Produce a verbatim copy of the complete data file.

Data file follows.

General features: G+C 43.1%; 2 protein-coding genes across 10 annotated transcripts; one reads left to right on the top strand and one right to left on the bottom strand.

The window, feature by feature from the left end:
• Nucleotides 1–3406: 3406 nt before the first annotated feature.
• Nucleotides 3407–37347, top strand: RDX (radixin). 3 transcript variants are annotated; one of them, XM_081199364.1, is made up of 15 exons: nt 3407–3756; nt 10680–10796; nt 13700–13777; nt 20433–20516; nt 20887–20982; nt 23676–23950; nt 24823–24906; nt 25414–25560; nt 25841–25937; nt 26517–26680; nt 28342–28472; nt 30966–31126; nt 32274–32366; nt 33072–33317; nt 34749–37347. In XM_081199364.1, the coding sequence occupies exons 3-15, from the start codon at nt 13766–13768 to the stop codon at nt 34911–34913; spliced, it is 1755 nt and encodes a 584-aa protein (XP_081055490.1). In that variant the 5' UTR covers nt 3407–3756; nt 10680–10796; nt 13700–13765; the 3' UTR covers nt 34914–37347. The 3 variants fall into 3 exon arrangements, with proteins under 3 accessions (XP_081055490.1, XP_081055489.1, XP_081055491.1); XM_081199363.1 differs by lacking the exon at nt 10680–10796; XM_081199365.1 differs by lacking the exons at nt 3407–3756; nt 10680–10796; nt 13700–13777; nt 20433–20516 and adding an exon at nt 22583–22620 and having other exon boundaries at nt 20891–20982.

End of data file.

General features: G+C 43.1%; 2 protein-coding genes across 10 annotated transcripts; one reads left to right on the top strand and one right to left on the bottom strand.

The window, feature by feature from the left end:
• Nucleotides 1–3406: 3406 nt before the first annotated feature.
• Nucleotides 3407–37347, top strand: RDX (radixin). 3 transcript variants are annotated; one of them, XM_081199364.1, is made up of 15 exons: nt 3407–3756; nt 10680–10796; nt 13700–13777; nt 20433–20516; nt 20887–20982; nt 23676–23950; nt 24823–24906; nt 25414–25560; nt 25841–25937; nt 26517–26680; nt 28342–28472; nt 30966–31126; nt 32274–32366; nt 33072–33317; nt 34749–37347. In XM_081199364.1, the coding sequence occupies exons 3-15, from the start codon at nt 13766–13768 to the stop codon at nt 34911–34913; spliced, it is 1755 nt and encodes a 584-aa protein (XP_081055490.1). In that variant the 5' UTR covers nt 3407–3756; nt 10680–10796; nt 13700–13765; the 3' UTR covers nt 34914–37347. The 3 variants fall into 3 exon arrangements, with proteins under 3 accessions (XP_081055490.1, XP_081055489.1, XP_081055491.1); XM_081199363.1 differs by lacking the exon at nt 10680–10796; XM_081199365.1 differs by lacking the exons at nt 3407–3756; nt 10680–10796; nt 13700–13777; nt 20433–20516 and adding an exon at nt 22583–22620 and having other exon boundaries at nt 20891–20982.